Inertial effects in three-dimensional spinodal decomposition of a symmetric binary fluid mixture: a lattice Boltzmann study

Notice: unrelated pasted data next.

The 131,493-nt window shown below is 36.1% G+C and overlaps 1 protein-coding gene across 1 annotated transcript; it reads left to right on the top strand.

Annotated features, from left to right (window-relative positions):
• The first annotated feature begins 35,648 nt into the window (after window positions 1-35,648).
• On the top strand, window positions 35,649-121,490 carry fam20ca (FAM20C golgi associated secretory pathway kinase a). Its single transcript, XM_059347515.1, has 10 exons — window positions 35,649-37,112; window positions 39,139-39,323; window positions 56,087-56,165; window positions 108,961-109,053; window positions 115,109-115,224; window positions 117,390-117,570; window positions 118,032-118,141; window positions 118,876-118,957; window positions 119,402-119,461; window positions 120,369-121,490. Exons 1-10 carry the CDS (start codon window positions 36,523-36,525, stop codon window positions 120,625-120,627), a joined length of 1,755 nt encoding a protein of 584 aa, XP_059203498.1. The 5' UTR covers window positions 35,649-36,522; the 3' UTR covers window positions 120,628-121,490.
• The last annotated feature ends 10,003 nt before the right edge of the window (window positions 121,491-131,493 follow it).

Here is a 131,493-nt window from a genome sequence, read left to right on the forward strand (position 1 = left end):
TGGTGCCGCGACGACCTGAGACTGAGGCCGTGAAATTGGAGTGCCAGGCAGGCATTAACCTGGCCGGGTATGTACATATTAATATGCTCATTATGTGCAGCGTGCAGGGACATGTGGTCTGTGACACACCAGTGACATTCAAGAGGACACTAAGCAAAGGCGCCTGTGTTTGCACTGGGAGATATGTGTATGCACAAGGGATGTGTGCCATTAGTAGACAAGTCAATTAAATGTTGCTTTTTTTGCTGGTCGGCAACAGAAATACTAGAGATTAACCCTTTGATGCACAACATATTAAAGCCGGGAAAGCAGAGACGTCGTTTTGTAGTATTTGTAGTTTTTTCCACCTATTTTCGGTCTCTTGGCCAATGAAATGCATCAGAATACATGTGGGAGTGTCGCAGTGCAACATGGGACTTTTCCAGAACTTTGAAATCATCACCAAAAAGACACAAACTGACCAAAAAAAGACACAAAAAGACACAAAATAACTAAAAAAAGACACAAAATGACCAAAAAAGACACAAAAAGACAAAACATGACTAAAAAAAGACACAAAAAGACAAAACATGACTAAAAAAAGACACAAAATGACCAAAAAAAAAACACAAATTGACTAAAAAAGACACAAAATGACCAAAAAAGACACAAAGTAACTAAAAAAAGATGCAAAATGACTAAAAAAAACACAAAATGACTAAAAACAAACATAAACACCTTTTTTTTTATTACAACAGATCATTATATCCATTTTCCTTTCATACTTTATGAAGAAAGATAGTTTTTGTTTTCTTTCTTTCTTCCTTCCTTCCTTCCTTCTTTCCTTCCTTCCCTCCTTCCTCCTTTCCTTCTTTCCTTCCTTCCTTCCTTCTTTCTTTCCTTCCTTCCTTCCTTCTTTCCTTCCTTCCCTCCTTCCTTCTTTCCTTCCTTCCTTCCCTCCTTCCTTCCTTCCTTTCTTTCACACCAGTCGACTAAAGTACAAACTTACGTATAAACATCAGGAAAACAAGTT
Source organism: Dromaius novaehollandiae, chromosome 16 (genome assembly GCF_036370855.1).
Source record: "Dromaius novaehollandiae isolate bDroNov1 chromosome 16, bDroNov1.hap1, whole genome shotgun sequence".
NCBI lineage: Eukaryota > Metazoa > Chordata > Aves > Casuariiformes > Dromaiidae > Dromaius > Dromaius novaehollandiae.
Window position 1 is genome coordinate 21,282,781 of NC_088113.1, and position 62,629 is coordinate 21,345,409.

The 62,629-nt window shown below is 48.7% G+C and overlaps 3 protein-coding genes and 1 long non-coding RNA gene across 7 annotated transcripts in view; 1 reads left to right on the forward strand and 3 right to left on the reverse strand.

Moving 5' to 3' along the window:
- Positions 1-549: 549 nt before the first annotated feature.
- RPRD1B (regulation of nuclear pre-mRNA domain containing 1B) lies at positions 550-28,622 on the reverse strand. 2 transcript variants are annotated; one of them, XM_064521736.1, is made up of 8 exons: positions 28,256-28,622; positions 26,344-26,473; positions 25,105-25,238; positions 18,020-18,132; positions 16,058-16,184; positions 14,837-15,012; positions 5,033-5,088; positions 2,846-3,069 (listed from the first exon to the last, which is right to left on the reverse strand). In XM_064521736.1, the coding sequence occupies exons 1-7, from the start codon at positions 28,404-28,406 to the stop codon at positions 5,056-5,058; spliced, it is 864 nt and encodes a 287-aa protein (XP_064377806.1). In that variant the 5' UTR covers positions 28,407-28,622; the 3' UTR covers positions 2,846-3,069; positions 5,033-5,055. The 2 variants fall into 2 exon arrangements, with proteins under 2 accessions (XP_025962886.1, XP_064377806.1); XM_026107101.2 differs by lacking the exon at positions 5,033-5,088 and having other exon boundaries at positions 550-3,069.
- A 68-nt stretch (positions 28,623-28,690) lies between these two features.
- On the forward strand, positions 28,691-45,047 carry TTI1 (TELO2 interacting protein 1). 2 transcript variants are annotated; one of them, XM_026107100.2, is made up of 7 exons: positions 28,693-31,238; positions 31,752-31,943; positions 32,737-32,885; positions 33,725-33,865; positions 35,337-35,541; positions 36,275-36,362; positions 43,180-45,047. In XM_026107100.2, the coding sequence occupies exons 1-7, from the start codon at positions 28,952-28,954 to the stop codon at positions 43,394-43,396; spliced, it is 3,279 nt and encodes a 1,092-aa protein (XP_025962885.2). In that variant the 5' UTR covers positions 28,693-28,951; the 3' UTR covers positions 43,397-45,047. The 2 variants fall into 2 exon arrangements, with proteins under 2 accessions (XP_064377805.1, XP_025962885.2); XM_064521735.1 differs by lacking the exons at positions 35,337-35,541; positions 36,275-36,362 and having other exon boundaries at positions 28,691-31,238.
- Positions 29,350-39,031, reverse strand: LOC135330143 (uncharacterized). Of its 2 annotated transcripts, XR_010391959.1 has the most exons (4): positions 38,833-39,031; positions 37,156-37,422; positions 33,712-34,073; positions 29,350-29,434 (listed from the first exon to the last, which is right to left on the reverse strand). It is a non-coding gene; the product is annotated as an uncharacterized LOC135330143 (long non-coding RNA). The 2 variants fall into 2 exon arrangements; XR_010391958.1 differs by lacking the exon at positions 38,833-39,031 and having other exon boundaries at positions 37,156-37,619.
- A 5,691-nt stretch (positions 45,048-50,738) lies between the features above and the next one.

The late-stage demixing following spinodal decomposition of a three-dimensional symmetric binary fluid mixture is studied numerically, using a thermodynamically consistent lattice Boltzmann method. We combine results from simulations with different numerical parameters to obtain an unprecedented range of length and time scales when expressed in reduced physical units. (These are the length and time units derived from fluid density, viscosity, and interfacial tension.) Using eight large (256(3)) runs, the resulting composite graph of reduced domain size I against reduced time t covers 1 less than or similar to l less than or similar to 10(5), 10(5), 10 less than or similar to t less than or similar to 10(8). Our data are consistent with the dynamical scaling hypothesis that 1(t) is a universal scaling curve. We give the first detailed statistical analysis of fluid motion, rather than just domain evolution, in simulations of this kind, and introduce scaling plots for several quantities derived from the fluid velocity and velocity gradient fields. Using the conventional definition of Reynolds number for this problem, Re-phi = l dl/dt, we attain values approaching 350. At Re-phi greater than or equal to 100 (which requires t greater than or equal to 10(6)) we find clear evidence of Furukawa's inertial scaling (l similar to t(2/3)), although the crossover from the viscous regime (l similar to t) is both broad and late (10(2) less than or similar to t less than or similar to 10(6)). Though it cannot be ruled out, we find no indication that Reo is self-limiting (l less than or similar to t(1/2)) at late times, as recently proposed by Grant & Elder. Detailed study of the velocity fields confirms that, for our most inertial runs, the RMS ratio of nonlinear to viscous terms in the Navier-Stokes equation, R-2, is of order 10, with the fluid mixture showing incipient turbulent characteristics. However, we cannot go far enough into the inertial regime to obtain a clear length separation of domain size, Taylor microscale, and Kolmogorov scale, as would be needed to test a recent 'extended' scaling theory of Kendon (in which R2 is self-limiting but Re-phi not). Obtaining our results has required careful steering of several numerical control parameters so as to maintain adequate algorithmic stability, efficiency and isotropy, while eliminating unwanted residual diffusion. (We argue that the latter affects some studies in the literature which report l similar to t(2/3) for t less than or similar to 10(4).) We analyse the various sources of error and find them just within acceptable levels (a few percent each) in most of our datasets. To bring these under significantly better control, or to go much further into the inertial regime, would require much larger computational resources and/or a breakthrough in algorithm design.